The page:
County delays decision on old jail, sheriff's house

A vote on whether the Cole County Commission should demolish the old County Jail and Sheriff’s House has been moved to April 16.

Commissioners said they wanted to keep the ball rolling and not take a long time to make a decision.

Eastern District Commissioner Jeff Hoelscher said he wasn’t ready to make a final decision Wednesday on what to do with the two structures.

“Once they’re gone, we can’t get them back,” he said. “I may still have some

questions when we bring this back for a vote, but I want to make sure we’ve looked at every option.”

Members of the Historic City of Jefferson and other residents have contacted commissioners, telling them the two buildings should be saved.

“Both of these buildings were put on the National Register of Historic Places and both were built as part of the public works program instituted by President Franklin Roosevelt,” said Steve Veile, president of Historic City of Jefferson.

Veile also pointed out the city had designated the buildings as historic. Presiding Commissioner Marc Ellinger acknowledged that, but said the commission didn’t formally accept that designation and never put up the plaque that comes with that designation on either of those buildings.

Veile responded: “We know the county needs more space, but adaptive reuse we feel is the best way to go, and the plan you have been presented costs less than tearing down both buildings.”

Ellinger asked Veile if they gutted the buildings for office space would the buildings still be considered historic.

“We know that you need the space, but if you can keep the shell it would be best,” Veile said.

“When I go to a place like the old state prison, I think the history is more about what is on the inside of the structure,” Ellinger said.

The plan to keep the existing shell of the jail and sheriff’s house in place would fix the three floors above the sallyport and develop a plan to access each floor since the floors in the old jail do not align with the courthouse.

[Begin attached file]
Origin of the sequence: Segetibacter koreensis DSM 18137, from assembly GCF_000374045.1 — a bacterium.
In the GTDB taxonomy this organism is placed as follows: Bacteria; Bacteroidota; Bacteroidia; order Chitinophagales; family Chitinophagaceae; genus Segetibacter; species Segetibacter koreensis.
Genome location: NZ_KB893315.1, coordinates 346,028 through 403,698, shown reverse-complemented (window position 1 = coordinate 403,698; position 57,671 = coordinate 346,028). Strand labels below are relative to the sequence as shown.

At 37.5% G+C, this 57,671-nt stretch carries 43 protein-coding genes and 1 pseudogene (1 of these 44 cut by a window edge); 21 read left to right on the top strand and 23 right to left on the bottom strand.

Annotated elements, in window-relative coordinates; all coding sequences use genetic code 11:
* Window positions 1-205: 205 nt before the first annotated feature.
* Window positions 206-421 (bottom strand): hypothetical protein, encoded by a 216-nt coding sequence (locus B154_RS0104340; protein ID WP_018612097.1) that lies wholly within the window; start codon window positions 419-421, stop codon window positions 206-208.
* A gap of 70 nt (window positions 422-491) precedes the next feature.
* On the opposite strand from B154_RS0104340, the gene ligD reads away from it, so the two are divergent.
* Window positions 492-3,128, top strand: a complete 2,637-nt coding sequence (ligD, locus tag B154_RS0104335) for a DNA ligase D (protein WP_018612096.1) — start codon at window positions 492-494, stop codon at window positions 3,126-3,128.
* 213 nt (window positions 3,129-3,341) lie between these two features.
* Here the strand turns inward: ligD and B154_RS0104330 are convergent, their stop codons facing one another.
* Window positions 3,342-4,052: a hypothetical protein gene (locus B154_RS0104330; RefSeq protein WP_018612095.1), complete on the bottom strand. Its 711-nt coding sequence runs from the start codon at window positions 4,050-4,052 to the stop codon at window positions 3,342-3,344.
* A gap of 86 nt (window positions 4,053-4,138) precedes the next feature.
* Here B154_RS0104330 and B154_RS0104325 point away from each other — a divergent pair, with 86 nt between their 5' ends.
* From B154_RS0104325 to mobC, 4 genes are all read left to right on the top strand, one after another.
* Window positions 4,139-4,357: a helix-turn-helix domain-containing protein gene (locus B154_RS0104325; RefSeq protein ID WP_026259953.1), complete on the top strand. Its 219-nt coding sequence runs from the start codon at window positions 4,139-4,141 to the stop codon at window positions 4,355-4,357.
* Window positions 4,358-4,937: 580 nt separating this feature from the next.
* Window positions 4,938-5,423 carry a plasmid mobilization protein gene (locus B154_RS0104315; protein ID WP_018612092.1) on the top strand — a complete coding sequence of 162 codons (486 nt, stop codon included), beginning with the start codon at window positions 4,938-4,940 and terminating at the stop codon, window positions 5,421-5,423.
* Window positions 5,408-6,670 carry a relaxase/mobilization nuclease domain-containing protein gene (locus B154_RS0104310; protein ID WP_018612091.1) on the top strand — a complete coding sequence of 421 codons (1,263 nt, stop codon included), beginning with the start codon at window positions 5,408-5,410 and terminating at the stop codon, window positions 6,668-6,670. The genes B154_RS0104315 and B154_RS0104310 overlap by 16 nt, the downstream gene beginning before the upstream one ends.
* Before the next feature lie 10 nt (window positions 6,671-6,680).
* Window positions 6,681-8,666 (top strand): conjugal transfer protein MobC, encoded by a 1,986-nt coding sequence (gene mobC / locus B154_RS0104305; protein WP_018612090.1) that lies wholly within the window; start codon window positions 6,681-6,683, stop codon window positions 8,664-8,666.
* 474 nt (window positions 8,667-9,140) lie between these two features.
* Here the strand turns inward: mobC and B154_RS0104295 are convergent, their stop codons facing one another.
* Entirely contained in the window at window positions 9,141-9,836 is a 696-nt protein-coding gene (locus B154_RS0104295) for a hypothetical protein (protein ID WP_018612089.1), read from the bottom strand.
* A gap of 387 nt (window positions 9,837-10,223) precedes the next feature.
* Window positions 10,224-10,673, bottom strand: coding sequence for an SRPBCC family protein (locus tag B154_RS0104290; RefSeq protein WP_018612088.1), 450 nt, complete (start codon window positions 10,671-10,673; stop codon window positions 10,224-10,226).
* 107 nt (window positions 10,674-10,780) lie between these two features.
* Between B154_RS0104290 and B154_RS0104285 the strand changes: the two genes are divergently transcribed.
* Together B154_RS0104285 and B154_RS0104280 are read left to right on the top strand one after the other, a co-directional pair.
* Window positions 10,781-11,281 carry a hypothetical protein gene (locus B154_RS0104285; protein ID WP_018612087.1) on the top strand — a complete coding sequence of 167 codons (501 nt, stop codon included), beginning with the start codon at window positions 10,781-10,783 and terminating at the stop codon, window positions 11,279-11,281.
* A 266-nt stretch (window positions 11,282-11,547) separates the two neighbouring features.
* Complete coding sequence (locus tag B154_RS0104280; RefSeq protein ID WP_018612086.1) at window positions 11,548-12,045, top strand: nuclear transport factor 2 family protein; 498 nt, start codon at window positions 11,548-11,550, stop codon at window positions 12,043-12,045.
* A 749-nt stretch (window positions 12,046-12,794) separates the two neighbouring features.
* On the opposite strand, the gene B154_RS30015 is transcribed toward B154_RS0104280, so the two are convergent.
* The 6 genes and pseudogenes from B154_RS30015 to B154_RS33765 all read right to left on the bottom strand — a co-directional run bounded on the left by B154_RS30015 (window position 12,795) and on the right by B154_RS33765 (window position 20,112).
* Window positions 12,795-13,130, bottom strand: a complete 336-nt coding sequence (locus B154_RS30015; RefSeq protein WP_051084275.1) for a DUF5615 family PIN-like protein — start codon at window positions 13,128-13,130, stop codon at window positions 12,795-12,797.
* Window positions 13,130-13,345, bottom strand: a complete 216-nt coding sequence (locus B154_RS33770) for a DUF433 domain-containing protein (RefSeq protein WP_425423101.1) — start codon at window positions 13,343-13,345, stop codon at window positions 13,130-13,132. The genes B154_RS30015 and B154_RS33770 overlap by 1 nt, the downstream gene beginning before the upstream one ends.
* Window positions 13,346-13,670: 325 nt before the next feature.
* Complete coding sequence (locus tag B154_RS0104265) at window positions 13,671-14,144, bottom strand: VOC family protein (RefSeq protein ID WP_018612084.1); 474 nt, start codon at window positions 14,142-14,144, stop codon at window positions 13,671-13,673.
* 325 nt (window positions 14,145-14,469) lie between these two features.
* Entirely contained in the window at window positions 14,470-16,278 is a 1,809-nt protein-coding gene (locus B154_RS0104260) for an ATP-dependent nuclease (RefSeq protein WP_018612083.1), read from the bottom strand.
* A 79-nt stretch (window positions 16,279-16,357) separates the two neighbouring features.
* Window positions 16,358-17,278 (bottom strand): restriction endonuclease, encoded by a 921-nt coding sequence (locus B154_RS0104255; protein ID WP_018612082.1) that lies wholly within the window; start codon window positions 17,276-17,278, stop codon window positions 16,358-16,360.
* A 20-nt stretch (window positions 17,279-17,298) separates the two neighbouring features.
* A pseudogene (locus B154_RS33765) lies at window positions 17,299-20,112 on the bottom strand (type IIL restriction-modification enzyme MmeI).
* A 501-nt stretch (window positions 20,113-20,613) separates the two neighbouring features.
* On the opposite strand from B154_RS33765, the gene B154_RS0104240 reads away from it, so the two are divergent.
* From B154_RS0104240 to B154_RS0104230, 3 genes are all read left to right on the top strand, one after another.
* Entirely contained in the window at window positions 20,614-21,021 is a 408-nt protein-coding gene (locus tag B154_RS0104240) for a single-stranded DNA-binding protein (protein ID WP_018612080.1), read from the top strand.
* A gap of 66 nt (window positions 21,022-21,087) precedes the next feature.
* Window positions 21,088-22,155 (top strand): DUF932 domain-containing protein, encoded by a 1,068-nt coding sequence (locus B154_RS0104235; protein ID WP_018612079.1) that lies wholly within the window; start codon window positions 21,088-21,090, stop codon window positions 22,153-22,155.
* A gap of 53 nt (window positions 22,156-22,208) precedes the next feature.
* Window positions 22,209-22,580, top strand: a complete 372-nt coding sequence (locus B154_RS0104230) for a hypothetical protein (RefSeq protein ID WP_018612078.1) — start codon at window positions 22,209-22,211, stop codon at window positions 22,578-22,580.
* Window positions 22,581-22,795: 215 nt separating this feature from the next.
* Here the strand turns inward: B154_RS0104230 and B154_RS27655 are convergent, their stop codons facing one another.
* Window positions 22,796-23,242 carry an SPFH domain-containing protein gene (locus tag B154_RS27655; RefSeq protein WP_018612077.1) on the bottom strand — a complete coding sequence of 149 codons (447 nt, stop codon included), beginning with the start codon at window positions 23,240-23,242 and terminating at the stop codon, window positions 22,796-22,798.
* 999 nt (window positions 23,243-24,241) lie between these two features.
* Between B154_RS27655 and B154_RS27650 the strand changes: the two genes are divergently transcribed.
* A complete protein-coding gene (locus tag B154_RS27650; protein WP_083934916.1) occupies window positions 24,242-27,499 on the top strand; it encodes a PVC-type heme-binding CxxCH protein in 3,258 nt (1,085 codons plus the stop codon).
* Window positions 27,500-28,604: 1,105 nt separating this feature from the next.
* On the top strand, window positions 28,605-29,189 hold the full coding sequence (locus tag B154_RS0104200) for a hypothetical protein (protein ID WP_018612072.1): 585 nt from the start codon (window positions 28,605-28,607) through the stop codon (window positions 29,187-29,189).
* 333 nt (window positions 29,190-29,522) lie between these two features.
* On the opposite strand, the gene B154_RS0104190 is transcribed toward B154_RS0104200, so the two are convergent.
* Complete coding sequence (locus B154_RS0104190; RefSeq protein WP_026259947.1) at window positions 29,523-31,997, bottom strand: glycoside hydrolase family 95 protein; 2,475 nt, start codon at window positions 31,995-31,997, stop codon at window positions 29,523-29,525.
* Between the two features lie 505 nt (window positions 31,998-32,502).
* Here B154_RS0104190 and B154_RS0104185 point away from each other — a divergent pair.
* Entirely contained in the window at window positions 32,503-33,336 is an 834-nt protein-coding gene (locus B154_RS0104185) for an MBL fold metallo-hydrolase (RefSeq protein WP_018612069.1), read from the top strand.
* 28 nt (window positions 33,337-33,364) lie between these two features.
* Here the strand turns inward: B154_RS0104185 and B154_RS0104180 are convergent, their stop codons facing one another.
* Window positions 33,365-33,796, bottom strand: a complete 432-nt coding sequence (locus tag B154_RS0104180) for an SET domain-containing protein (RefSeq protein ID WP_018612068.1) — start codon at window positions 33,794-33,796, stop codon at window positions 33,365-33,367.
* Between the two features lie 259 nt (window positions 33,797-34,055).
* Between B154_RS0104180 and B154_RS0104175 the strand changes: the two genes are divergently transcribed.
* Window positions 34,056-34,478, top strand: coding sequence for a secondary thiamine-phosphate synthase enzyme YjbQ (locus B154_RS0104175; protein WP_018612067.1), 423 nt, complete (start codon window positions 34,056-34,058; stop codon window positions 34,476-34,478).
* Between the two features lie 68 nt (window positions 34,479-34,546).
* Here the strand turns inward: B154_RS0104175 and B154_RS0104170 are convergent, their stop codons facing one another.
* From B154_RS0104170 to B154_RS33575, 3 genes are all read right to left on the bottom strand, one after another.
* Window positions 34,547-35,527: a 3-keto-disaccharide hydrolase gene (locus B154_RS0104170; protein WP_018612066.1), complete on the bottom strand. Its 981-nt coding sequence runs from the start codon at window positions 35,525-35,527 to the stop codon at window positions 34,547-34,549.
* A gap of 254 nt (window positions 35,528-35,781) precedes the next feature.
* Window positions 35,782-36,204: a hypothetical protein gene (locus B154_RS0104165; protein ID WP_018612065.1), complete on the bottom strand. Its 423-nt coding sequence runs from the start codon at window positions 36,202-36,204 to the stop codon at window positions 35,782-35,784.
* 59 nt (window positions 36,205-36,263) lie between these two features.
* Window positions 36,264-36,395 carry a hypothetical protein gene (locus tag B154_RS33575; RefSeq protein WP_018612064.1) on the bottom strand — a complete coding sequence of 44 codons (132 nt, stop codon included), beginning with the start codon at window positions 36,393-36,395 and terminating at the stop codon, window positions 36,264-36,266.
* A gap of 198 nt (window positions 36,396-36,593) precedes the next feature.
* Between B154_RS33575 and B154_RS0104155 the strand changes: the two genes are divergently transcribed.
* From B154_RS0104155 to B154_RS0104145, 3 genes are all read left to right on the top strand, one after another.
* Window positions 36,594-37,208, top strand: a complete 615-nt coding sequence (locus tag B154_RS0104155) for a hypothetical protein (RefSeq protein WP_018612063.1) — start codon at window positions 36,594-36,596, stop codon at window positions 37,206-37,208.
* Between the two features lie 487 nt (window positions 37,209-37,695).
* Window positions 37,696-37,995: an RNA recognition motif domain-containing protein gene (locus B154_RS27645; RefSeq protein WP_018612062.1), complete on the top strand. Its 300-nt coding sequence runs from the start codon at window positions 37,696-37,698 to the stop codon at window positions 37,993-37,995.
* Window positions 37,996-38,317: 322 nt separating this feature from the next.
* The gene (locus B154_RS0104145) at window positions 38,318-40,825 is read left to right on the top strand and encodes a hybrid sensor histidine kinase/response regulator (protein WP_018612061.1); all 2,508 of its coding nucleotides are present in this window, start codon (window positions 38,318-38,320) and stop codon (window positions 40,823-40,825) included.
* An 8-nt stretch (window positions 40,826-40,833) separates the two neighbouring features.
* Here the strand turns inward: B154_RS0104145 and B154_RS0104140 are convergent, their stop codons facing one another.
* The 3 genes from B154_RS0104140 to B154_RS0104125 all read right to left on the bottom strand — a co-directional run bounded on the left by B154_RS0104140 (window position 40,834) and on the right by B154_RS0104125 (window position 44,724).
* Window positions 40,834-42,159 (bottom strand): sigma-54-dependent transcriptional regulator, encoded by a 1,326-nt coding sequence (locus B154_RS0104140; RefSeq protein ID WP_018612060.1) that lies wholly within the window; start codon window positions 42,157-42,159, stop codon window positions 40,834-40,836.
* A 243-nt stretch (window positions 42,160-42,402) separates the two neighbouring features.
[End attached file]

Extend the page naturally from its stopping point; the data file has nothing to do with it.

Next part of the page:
This plan would cost approximately $775,000 and offers 3,300 square feet of court/office space and 600 square feet for a lobby.

Ellinger said adaptive reuse is not the way to go and there was one main reason.

“The driver behind this is a large courtroom,” he said. “The architects have said if you keep the shell of the buildings then you can’t have the large courtroom. Tearing down and building is the only way to allow this. The other option is to leave them as they are and not do anything at all. Courtroom space is what we need. Not having the courtroom space is no benefit to just renovate for office space.”

The plan to tear down the two structures and replace them would cost approximately $1.6 million. There would be 4,700 square feet of court/office space available with this plan and 700 square feet for a lobby.

Veile encouraged commissioners to take time before making a final decision and get with others who have worked with restoring older structures in town and made them usable.

“I think there’s a misconception of what our options are,” said Western District Commissioner Kris Scheperle. “The new courtroom we need couldn’t work in the adaptive use plan, and even if we did go with adaptive use, I don’t know if it will meet our office needs that could take us down the road another 20 years.”

The commission plans to visit next week with officials from Architects Alliance, who have been developing plans for the commission on these two buildings, as well as court officials about what their needs are and if it is possible they could be met in the shell of the two buildings.


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